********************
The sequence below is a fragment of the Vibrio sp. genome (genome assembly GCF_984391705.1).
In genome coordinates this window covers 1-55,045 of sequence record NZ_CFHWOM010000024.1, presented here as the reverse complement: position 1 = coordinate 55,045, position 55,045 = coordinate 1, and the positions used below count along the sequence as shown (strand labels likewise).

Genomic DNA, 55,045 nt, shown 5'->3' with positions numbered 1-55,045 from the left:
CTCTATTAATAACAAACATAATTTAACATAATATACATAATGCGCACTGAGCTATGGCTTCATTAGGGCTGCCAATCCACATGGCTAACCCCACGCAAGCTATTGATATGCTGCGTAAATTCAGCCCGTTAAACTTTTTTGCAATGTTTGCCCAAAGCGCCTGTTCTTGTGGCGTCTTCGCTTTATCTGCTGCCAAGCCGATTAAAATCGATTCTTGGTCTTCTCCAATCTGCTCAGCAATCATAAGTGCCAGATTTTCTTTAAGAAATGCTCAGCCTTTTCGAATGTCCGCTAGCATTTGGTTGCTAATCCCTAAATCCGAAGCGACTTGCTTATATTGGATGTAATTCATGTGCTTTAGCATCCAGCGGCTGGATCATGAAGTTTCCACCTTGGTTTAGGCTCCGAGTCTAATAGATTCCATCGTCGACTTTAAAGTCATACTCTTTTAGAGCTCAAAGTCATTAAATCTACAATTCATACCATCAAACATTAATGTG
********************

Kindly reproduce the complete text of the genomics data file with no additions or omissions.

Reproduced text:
The sequence below is a fragment of the Vibrio sp. genome (genome assembly GCF_984391705.1).
In genome coordinates this window covers 1-55,045 of sequence record NZ_CFHWOM010000024.1, presented here as the reverse complement: position 1 = coordinate 55,045, position 55,045 = coordinate 1, and the positions used below count along the sequence as shown (strand labels likewise).

Genomic DNA, 55,045 nt, shown 5'->3' with positions numbered 1-55,045 from the left:
CTCTATTAATAACAAACATAATTTAACATAATATACATAATGCGCACTGAGCTATGGCTTCATTAGGGCTGCCAATCCACATGGCTAACCCCACGCAAGCTATTGATATGCTGCGTAAATTCAGCCCGTTAAACTTTTTTGCAATGTTTGCCCAAAGCGCCTGTTCTTGTGGCGTCTTCGCTTTATCTGCTGCCAAGCCGATTAAAATCGATTCTTGGTCTTCTCCAATCTGCTCAGCAATCATAAGTGCCAGATTTTCTTTAAGAAATGCTCAGCCTTTTCGAATGTCCGCTAGCATTTGGTTGCTAATCCCTAAATCCGAAGCGACTTGCTTATATTGGATGTAATTCATGTGCTTTAGCATCCAGCGGCTGGATCATGAAGTTTCCACCTTGGTTTAGGCTCCGAGTCTAATAGATTCCATCGTCGACTTTAAAGTCATACTCTTTTAGAGCTCAAAGTCATTAAATCTACAATTCATACCATCAAACATTAATGTG